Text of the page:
Protein-Protein interactions (ppi) databases

Currently SNOW uses human ppi datasets downloaded from the five main public databases

  • HPRD (release 7 downloaded 31/03/2009)
  • IntAct (downloaded 31/03/2009)
  • BIND (release 2007-05-10)
  • DIP (release Hsapi20090126)
  • MINT (release 2009/02/05)

Entries in databases were mapped to ensembl transcripts and ensembl genes using ensembl v44.

All those collections of ppi data are used to generate two different types of interactomes for both transcripts and genes:

  • A non-filtered interactome - all available ppis.
  • A filtered interactome - constraint in the methodologies (ppis that are detected for at least two different methodologies).

To build the filtered interactome the six top categories of experimental methods described in the Molecular Interaction (MI) Ontology plus the categories in vivo and in vitro from HPRD were taken as reference. Every ppi in each of the datasets was annotated with these categories. Ppis verified by at least two of these methods were introduced in the filtered interactome.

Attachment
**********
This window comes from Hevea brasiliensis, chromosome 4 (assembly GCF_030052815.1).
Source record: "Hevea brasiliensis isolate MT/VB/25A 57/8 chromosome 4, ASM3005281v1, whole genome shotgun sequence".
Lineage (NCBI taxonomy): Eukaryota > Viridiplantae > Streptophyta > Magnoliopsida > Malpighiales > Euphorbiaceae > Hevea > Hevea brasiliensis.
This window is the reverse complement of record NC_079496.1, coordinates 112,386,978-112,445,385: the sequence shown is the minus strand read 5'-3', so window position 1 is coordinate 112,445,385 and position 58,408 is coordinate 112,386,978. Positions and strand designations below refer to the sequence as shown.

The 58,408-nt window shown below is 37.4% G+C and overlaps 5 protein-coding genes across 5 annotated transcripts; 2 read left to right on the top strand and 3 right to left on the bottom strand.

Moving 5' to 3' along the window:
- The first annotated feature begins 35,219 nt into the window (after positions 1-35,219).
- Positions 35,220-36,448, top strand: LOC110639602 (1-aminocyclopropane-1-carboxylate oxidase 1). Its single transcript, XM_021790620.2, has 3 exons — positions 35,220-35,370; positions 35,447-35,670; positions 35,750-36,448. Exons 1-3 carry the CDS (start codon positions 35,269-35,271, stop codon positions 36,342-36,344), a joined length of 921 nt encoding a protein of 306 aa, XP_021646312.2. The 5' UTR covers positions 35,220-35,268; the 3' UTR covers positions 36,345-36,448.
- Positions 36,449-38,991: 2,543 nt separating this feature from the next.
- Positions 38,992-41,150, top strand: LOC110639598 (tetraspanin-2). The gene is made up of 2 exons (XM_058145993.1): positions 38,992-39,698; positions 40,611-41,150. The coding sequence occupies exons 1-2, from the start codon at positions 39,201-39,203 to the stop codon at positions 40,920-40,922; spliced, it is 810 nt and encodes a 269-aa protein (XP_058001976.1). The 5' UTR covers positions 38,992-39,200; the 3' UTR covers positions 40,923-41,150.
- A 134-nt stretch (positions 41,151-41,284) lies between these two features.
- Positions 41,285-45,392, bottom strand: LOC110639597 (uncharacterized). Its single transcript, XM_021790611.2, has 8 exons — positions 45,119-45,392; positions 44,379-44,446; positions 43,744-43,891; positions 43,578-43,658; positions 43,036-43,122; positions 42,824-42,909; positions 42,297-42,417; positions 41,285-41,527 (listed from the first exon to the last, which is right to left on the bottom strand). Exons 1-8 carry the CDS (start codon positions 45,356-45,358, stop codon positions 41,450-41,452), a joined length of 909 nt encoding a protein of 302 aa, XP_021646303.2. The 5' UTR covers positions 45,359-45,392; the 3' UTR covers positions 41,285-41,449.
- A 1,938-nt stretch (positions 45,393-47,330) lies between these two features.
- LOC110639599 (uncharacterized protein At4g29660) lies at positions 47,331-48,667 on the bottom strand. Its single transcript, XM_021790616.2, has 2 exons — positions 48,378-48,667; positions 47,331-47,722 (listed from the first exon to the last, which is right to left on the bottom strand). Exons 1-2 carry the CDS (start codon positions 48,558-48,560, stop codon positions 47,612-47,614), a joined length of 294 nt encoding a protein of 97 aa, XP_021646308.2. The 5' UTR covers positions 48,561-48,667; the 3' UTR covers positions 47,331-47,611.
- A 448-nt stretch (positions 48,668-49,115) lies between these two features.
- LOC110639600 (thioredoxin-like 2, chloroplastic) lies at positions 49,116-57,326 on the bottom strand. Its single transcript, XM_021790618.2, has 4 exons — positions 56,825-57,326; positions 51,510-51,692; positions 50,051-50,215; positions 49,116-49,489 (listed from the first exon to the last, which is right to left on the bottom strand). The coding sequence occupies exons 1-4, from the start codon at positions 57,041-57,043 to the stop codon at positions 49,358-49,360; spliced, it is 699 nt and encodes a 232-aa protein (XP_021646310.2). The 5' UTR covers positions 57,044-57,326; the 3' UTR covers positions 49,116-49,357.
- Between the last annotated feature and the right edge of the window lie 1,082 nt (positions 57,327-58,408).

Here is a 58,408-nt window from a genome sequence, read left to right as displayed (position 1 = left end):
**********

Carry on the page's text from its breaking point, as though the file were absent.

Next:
Software

Snow uses Boost Graph libraries as the software core for performing graph parameters calculation.

Network parameters

  • Connections (connections degree) - the number of edges, interaction events, for a node.
  • Shortest path - Dijkstra algorithm was used to calculate shortest paths among nodes.
  • Betweenness - This is a measure of centrality. It is calculated as the number of shortest paths that pass through a node divided the total of shortest path in the network.
  • Clustering coefficient - A measure of how interconnected the neighbours of that node are. This is the proportion of links between the vertices within its neighbourhood divided by the number of links that could possibly exist between them.